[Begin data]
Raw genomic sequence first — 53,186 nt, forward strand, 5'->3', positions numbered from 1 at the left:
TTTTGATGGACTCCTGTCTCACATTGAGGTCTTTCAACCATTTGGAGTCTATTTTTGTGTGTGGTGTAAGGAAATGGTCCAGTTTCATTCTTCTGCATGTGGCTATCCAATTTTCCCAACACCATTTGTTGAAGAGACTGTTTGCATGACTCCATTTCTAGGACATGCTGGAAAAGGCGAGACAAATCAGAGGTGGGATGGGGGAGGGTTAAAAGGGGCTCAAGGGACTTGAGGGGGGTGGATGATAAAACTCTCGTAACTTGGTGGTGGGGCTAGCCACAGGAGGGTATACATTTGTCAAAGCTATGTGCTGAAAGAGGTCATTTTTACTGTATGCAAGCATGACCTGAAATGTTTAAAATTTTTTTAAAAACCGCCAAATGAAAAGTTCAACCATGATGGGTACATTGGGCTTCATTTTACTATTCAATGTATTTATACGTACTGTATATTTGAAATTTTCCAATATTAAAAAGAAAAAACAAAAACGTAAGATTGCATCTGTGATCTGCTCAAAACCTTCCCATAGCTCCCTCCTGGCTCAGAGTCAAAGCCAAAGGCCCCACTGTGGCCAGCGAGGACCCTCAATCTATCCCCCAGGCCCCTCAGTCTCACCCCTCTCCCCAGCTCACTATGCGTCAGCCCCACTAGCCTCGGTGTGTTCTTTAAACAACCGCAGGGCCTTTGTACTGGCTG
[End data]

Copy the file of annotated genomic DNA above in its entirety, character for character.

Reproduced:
Raw genomic sequence first — 53,186 nt, forward strand, 5'->3', positions numbered from 1 at the left:
TTTTGATGGACTCCTGTCTCACATTGAGGTCTTTCAACCATTTGGAGTCTATTTTTGTGTGTGGTGTAAGGAAATGGTCCAGTTTCATTCTTCTGCATGTGGCTATCCAATTTTCCCAACACCATTTGTTGAAGAGACTGTTTGCATGACTCCATTTCTAGGACATGCTGGAAAAGGCGAGACAAATCAGAGGTGGGATGGGGGAGGGTTAAAAGGGGCTCAAGGGACTTGAGGGGGGTGGATGATAAAACTCTCGTAACTTGGTGGTGGGGCTAGCCACAGGAGGGTATACATTTGTCAAAGCTATGTGCTGAAAGAGGTCATTTTTACTGTATGCAAGCATGACCTGAAATGTTTAAAATTTTTTTAAAAACCGCCAAATGAAAAGTTCAACCATGATGGGTACATTGGGCTTCATTTTACTATTCAATGTATTTATACGTACTGTATATTTGAAATTTTCCAATATTAAAAAGAAAAAACAAAAACGTAAGATTGCATCTGTGATCTGCTCAAAACCTTCCCATAGCTCCCTCCTGGCTCAGAGTCAAAGCCAAAGGCCCCACTGTGGCCAGCGAGGACCCTCAATCTATCCCCCAGGCCCCTCAGTCTCACCCCTCTCCCCAGCTCACTATGCGTCAGCCCCACTAGCCTCGGTGTGTTCTTTAAACAACCGCAGGGCCTTTGTACTGGCTG